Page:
When Kurt was a little boy, one of his favorite films, just after the Sound of Music, was His Girl Friday. He loved the fast talking riot of the dialogue, the snappy sass of Rosalind Russell’s Hildy, the bustle of the newspaper business. He realized later in life that half the reason he loved the film was due to the mere presence of Cary Grant, but he continued to romanticize journalism all the way up to his freshman year of college.
As part of a required credit, Kurt elected to take intro to photography. He’d always been a fan of the visual arts, but had never thought much about standing behind the lens or the brush. He was a stage man; he’d been born to perform, to absorb the bright lights and thundering applause. He’d believed that up until his junior year of high school when Karofsky cornered him in the locker room. Karofsky unloaded on Kurt that day, first with his lips and then his fist, before being expelled for physical violence. In the time it took for Kurt’s nose, lip, and eye to heal, he’d become a recluse, sitting at the back of the choir room and swaying behind Rachel.
It was sitting in the back with his phone, snapping photos of his friends smiling and dancing that he started to find his passion for photography. He’d discovered the subtlety of a moment and the vibrance of a second, both captured in one image. Since Kurt didn’t have anyone to talk to, he talked through his photos, a silent protest against his loneliness.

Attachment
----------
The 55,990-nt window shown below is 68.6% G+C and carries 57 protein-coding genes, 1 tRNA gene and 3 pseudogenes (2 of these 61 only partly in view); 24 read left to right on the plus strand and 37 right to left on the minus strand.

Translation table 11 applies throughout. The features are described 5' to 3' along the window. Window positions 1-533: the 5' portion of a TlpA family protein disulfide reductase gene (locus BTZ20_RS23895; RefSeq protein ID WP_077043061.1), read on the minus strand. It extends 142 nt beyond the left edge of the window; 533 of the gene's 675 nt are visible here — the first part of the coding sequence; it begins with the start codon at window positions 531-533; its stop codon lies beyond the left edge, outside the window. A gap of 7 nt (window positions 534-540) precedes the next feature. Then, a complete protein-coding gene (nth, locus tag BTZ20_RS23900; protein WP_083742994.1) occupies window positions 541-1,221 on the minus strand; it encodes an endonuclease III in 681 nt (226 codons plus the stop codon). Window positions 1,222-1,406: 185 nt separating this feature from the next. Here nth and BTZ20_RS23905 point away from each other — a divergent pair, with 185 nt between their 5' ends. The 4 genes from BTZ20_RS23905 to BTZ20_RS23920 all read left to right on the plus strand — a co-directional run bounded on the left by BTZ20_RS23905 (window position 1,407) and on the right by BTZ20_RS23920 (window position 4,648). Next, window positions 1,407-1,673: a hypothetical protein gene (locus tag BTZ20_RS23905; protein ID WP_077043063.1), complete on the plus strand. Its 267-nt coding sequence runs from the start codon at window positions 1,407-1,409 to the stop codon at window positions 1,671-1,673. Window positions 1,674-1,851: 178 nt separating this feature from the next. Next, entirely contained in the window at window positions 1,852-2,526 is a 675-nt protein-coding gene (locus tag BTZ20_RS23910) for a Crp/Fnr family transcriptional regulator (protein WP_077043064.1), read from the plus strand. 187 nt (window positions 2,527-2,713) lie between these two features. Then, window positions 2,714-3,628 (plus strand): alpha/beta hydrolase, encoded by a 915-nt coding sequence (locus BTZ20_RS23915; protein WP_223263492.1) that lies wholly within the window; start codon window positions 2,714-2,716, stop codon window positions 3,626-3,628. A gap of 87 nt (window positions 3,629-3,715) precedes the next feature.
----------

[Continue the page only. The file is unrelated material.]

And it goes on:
Years later, he still sits alone, this time at a small cubical in the corner of the newsroom, the silent news room. Gone were the days of the bustling journalists, rushing articles to print. Instead, everyone sits at their computers, iPods and headphones drowning out the quiet, updating their blogs and posting on the newspaper’s website.
Kurt sighed, flipping through the pages of Aperture, searching for the right image for an editorial he’d been assigned. He needed to find it, edit the image, and post it before the staff meeting in twenty minutes when the fresh batch of journalist wannabes were matched up with their mentors. He groaned at the thought of guiding around a chipper, puppy-faced freshman, but the thought drifted quickly as he found the photo and set to work.